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Father Joseph Arackal retires from St. John's and parish work

When the Rev. Joseph Arackal came to the small community of Vermillion in 1994, the church, its members and the entire community took him in.

He took them in, too.

"These 15 years have been a true blessing to me," said Arackal, as he announced his retirement from parish work at the end of the month. "They (the people) have been tremendous to me."

Arackal has been part of Catholic parish work for 42 years, the majority in Minnesota. Originally from India, he is a member of the religious Vincentian Community, which originated in India more than 100 years ago. The philosophy of the Vincentian Community is to preach the good news to the poor and support the schools and hospitals in India. Priests support the community with their salaries.

He has always been a member of a strong spiritual community, first in a family that included four brothers and two sisters. His mother and father were strong church people. He has a brother who is a priest, and his sisters became nuns. One died 18 years ago.

"I always wanted to be a priest," Arackal said. "Our family's prayers were answered."

When he came to Minnesota, Arackal's first stop was at St. John's University at Collegeville. There he did research and studied for his first doctorate (he has two), on medieval history. The research at St. John's was advantageous because he was able to go through old manuscripts, rather than just through microfilm.

While he was at St. John's, the Bishop of New Ulm asked Arackal about becoming pastor in that diocese. He became the pastor for two parishes initially, then two more in in Belle Plaine from 1976 to 1988.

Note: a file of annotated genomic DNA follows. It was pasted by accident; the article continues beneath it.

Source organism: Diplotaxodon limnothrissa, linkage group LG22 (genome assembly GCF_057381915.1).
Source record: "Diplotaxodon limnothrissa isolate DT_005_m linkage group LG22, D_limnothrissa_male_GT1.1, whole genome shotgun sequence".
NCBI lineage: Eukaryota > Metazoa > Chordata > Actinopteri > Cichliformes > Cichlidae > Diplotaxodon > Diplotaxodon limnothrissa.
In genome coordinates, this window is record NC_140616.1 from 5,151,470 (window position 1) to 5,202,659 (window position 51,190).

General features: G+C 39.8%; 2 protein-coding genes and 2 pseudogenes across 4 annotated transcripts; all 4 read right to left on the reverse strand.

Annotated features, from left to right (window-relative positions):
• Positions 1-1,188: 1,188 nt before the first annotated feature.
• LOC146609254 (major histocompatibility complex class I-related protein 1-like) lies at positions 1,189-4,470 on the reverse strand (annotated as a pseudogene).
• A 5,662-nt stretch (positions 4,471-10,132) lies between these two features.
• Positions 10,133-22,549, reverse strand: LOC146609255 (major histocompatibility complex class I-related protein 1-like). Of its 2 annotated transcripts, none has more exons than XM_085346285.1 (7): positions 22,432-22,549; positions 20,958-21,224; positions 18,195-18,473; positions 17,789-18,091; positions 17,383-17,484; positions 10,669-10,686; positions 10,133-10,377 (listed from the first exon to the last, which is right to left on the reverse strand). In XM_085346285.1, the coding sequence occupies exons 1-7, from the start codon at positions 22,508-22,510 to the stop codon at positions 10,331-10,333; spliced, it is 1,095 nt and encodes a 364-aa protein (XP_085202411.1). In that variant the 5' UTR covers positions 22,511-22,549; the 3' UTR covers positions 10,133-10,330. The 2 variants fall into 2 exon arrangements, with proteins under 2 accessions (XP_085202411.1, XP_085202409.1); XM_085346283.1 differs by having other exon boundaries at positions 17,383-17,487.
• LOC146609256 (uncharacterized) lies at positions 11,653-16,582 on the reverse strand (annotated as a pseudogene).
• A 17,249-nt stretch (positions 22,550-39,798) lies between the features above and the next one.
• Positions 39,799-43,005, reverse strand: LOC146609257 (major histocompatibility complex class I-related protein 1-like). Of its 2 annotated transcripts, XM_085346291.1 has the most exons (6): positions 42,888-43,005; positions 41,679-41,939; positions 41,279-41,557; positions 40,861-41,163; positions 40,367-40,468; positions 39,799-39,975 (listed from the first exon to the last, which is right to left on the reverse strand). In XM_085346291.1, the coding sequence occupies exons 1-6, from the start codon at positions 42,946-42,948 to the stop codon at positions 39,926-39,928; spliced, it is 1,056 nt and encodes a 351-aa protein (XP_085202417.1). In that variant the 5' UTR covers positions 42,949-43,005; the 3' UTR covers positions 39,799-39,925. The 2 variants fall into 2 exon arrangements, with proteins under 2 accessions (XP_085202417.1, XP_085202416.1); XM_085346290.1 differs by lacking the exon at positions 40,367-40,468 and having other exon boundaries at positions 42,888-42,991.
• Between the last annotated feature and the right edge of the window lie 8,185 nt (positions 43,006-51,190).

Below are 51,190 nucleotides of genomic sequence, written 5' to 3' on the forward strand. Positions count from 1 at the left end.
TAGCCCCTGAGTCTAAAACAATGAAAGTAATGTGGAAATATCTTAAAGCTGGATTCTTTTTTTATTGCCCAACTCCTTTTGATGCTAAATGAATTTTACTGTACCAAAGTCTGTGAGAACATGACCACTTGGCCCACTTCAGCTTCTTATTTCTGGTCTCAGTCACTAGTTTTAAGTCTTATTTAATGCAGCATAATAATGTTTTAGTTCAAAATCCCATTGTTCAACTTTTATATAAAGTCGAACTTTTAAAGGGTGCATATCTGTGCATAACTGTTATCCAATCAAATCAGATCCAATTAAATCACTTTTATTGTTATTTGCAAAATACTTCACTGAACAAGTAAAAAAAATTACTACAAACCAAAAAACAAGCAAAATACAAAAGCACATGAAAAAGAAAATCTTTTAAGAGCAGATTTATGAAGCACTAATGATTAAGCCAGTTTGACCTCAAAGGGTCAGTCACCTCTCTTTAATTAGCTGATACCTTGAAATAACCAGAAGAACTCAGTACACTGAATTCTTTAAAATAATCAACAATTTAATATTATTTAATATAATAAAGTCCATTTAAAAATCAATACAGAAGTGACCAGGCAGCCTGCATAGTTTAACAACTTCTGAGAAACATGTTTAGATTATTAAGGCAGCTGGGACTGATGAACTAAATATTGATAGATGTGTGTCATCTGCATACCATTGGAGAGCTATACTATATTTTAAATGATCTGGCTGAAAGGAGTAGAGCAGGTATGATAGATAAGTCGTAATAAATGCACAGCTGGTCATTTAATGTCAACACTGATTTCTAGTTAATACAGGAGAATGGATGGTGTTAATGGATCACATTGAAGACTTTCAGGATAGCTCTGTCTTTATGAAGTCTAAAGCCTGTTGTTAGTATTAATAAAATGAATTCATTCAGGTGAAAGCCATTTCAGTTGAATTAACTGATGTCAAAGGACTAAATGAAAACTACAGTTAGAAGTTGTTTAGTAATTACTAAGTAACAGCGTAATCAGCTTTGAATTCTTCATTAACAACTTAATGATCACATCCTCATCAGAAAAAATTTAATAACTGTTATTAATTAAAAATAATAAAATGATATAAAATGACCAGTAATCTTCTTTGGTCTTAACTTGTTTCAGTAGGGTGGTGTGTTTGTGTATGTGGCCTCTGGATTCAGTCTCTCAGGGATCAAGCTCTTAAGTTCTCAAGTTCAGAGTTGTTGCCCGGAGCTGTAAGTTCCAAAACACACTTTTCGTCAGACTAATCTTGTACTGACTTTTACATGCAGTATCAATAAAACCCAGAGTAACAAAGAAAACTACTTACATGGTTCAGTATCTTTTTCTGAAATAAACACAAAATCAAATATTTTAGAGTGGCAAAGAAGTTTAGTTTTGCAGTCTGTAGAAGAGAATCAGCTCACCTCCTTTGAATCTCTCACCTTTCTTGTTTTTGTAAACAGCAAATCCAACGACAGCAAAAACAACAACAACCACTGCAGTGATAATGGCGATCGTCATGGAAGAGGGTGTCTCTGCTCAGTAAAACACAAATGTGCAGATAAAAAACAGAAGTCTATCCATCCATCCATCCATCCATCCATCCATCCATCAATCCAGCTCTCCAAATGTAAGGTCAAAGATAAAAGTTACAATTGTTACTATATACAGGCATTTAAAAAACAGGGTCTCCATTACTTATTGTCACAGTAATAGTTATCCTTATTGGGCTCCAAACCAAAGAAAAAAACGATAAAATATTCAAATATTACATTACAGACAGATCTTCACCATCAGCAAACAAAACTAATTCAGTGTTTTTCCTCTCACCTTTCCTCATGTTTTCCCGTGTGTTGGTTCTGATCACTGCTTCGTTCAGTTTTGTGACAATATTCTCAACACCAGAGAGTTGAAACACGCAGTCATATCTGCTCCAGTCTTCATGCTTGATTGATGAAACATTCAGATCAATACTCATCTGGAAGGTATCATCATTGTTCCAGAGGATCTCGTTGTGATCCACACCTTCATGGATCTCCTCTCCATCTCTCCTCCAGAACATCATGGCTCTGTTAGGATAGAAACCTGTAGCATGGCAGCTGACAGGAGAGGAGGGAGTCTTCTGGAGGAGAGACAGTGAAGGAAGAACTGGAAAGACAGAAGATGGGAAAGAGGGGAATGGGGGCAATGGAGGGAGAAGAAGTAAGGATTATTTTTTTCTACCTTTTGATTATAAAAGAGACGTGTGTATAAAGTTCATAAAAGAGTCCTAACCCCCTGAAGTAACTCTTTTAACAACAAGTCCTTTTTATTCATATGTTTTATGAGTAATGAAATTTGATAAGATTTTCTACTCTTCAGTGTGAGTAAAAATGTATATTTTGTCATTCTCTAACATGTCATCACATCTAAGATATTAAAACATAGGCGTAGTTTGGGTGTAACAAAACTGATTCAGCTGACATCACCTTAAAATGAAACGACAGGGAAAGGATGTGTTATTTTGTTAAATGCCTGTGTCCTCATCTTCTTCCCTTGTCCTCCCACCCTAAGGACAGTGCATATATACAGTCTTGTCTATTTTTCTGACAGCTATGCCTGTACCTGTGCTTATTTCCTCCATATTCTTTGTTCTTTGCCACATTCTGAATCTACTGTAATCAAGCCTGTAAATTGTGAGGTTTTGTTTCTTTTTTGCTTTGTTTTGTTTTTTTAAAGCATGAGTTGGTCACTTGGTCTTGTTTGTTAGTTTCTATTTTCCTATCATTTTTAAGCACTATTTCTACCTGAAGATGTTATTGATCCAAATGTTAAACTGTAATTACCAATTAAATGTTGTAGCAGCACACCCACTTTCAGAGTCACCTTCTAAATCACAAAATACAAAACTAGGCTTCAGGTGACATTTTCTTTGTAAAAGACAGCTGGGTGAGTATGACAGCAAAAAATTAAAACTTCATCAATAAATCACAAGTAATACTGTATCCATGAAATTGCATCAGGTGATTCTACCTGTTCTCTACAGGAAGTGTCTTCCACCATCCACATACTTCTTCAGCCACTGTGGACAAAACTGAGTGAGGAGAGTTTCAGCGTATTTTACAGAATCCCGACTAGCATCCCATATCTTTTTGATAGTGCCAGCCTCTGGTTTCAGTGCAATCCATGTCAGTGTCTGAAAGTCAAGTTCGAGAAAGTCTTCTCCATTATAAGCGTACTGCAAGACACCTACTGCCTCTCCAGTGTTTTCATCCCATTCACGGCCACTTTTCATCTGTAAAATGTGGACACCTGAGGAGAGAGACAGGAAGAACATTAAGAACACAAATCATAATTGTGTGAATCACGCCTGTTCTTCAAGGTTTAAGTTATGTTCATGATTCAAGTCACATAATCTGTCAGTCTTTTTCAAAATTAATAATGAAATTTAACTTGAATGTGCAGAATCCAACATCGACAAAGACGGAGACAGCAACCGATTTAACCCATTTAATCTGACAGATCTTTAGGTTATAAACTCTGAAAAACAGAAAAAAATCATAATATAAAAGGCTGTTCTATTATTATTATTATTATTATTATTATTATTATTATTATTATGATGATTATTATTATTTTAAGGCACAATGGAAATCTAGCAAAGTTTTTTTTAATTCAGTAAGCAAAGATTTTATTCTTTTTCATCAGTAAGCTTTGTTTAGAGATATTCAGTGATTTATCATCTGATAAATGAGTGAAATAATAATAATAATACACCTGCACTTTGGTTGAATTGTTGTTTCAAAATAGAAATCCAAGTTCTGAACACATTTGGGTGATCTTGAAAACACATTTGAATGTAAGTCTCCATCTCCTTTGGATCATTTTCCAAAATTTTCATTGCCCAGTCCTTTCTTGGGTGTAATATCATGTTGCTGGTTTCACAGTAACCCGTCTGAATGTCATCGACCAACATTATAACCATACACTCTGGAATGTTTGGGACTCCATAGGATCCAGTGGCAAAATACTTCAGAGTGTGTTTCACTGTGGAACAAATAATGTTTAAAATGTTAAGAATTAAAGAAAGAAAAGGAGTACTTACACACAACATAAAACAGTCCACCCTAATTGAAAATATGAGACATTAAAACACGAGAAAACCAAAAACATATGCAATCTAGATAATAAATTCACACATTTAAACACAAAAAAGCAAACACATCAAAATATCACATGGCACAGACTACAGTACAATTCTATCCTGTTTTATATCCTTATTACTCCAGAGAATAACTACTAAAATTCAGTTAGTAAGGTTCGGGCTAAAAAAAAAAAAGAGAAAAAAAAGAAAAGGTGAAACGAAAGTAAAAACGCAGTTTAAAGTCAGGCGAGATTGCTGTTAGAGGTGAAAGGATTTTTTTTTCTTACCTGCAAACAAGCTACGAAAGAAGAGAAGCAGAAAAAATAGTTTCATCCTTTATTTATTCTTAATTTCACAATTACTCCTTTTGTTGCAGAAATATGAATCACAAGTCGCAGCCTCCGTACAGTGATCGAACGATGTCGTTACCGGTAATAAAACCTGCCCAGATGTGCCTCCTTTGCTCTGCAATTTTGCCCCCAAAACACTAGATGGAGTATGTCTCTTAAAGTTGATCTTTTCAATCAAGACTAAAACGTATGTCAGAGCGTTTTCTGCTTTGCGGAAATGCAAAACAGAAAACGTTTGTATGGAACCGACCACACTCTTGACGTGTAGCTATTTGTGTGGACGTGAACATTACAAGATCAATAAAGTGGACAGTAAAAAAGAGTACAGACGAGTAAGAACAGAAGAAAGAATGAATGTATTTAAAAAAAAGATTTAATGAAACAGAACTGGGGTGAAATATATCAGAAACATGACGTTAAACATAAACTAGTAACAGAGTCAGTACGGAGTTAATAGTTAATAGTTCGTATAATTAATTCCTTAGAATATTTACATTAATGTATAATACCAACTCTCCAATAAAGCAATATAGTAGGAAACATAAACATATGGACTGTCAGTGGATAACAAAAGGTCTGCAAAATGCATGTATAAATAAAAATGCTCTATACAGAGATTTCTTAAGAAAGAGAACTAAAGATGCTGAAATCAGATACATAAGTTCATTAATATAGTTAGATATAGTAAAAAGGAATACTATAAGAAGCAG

In 1988, Arackal took a break from parish work and spent his time in study and writing. He completed his doctorate in ministry.

"I do have another post doctorate working, but I have not completed my thesis," he said. He hopes to complete it after June 30.

From 1988 to 1994, Arackal was also at De LaSalle High School in Minneapolis. He was chaplain at the school and concentrated on his writing. He also was "on call" for parishes as needed.

Archbishop John Roach contacted Arackal in 1994 about serving the parish the St. John the Baptist in Vermillion. He moved to Vermillion May 1, 1994, expecting to stay the usual 12 years. Three were added by Archbishop Harry Flynn in 2006.

Arackal knew the area, and felt at home when he walked into the historic St. John's Church in Vermillion.

"It was just like a magnet, drawing me," he said. "This is where I was supposed to be.

"They already had a good community here - we refer to the church as a community," he said. "We have about 290 families and draw from Vermillion, Hastings, Farmington and Cannon Falls."

And the parish school across the street from the church has been strongly supported through the years.

Several years ago, a large addition, including a gym and multi-purpose area, was built. The debt from the building is almost paid off, but there is a richer blessing, Arackal said.

The enrollment of the preschool-to-grade-five school has increased significantly. When the school year ended last week, there were 123 students. Before the addition, there were about 85 students.

"The teachers here have seven, eight, or nine years of experience, and several have more than one master's degree," he said. "They are high-quality."

The church and school are welcoming to all, Arackal said. A recently installed stained glass window in the church was donated in honor of John and Lenora Ries. The window, on the east side of the new gathering space, symbolizes the power of the Holy Spirit community and is a blessing to all.

"It is the community spirit that keeping our church and school going," Arackal said. "I can't take the credit - it is the people in the community who do it."

When he leaves June 30, Arackal will move to St. Cloud where the Vincentian Community has a house and he will be the "superior" for them, assisting as necessary. He will also do promotional work fro the Vincentian Community.

As he nears the end of regular parish work, Arackal said it has been satisfying.

"The best has been doing God's work," he said, "being a servant of the Lord."

He will continue to do that in St. Cloud.